Yogi Berra Today (1999)
By Marty Appel
It wasn’t very long after Joe DiMaggio’s passing that someone first used the term “greatest living Yankee” in Yogi Berra’s presence.
His reaction was very typical of this proud and honest man. “Oh, geez, you got Rizzuto, and you got Whitey…..I don’t know.”
But then he quietly came to accept it. He had reacted as he always does – with modesty, and as a team player. But when he realized that it might be true, and how much it meant to Joe D over 30 years, well, he sort of let it settle in.
He does, after all, know what he has accomplished. He knows that his World Series records will probably stand forever, that his three MVP awards and his leadership role on five consecutive world championship teams will always be his Yankee legacy. And that he was the only player to span the full tenure of Casey Stengel’s managerial term with the Yankees, and that he played in 14 World Series.
What is harder to package are all of the other things that have made him the man he is, so admired and beloved by Americans whether they know his baseball accomplishments or not. In fact, at 74, he has never been bigger than he is today in the hearts of the fans.
Hall of Fame journalist Leonard Koppett once wrote, “”People have made fun of Yogi all his life – but with affection and respect, a truly potent combination for popularity. But it was Yogi’s ability to accept and absorb the teasing, cheerfully and amicably, while never letting go of a firm grip on his own values, convictions and determination, that made the popularity permanent. In the brightest of publicity spotlights for more than four decades, Yogi remained completely himself – a rarer and more difficult accomplishment than making the Hall of Fame.”
When Tom Lasorda hinted that he might be interested in managing again, after he had been voted into the Hall of Fame by Yogi and the others on the Veteran’s Committee, Yogi was the first to publicly remind Tom – and everyone – that he had given his word that he was retired, and that was how he had earned election. You do not go back on your word in Yogi’s universe. Lasorda sat down.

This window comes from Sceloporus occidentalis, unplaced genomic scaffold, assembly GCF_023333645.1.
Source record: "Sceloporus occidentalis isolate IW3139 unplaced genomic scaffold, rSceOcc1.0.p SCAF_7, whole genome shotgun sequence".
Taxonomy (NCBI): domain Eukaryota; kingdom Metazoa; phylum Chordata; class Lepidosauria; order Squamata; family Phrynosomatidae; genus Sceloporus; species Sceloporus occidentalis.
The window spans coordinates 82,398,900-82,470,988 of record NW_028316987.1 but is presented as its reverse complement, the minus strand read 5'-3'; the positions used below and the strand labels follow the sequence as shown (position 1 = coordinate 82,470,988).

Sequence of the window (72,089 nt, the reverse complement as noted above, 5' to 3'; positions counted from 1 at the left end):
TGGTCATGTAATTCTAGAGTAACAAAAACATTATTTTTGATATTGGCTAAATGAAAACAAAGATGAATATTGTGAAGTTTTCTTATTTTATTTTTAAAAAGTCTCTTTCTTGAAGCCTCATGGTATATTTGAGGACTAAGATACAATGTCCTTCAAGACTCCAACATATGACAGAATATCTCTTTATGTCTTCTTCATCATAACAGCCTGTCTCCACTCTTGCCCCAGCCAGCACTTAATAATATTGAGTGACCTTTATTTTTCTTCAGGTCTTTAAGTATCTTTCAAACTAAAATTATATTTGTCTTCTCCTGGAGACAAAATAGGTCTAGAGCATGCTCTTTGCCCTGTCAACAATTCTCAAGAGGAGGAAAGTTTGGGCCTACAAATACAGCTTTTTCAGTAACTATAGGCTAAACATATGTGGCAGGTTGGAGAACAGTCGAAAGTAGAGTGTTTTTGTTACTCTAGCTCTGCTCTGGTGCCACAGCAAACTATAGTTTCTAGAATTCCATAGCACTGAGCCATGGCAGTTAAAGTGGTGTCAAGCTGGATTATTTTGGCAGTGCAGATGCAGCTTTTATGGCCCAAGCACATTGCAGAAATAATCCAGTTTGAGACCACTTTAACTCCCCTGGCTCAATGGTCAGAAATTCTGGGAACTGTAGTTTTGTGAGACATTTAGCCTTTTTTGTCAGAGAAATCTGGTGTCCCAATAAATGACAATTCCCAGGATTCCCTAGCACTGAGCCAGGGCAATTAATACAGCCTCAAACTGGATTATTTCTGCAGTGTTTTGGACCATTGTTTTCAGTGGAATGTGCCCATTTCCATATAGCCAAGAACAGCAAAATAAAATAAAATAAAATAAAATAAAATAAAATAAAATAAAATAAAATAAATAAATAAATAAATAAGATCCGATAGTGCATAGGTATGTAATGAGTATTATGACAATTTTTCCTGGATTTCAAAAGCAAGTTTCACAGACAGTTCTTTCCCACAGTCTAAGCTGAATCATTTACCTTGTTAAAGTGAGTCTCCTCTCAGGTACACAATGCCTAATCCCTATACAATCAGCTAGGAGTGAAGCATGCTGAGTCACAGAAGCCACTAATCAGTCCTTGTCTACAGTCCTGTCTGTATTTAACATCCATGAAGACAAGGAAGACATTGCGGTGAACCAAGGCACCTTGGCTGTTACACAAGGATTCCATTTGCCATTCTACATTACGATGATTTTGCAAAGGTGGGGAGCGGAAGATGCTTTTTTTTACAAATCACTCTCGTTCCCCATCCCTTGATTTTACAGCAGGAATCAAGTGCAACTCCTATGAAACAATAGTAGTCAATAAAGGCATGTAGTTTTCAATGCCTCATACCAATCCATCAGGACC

Consider if you will, that while it is great to be in the Hall of Fame, great to have your uniform number retired, and great to have a plaque in Monument Park at Yankee Stadium, there are also these remarkable accomplishments:
There is the Yogi Berra Museum and Learning Center on the campus of Montclair State University in Little Falls, NJ, a newly constructed, free standing building, funded by friends and neighbors and fans as a tribute to the career of the man, and as an institution in which regular seminars and educational programs better man’s understanding of man and teach sportsmanship and ethics.
A portion of the Yogi Berra Museum commemorates the National Pastime during World War II, when Yogi was the only big leaguer – albeit a future one – to land at Normandy.
There is adjoining Yogi Berra Stadium, a beautiful new ballpark that is home to the Northeast League’s New Jersey Jackals and the Montclair State college team, with a special skybox at the Museum from which Yogi and his guests can oversee the action.
There is “The Yogi Book – I Really Didn’t Say Everything I Said” – which was no less than the best selling sports book of 1998. It is based on all of those wonderful quotes attributed to him, some real, some not, but most of which find their way into everyday speech, and certainly into every politician’s speeches. “It ain’t over till it’s over”, by the way, was first spoken when he managed the 1964 Yankees, not the 1973 Mets. (He won pennants in both leagues, another rarity).
There is the standard reference book “Bartlett’s Familiar Quotations”, which includes no less than eight entries by Dr. Berra.
Did someone say Doctor? Oh yes, Lawrence Peter Berra, who had to leave school after eighth grade to help his family during The Depression, received an honorary Doctor of Humanities degree a few years ago from Montclair State.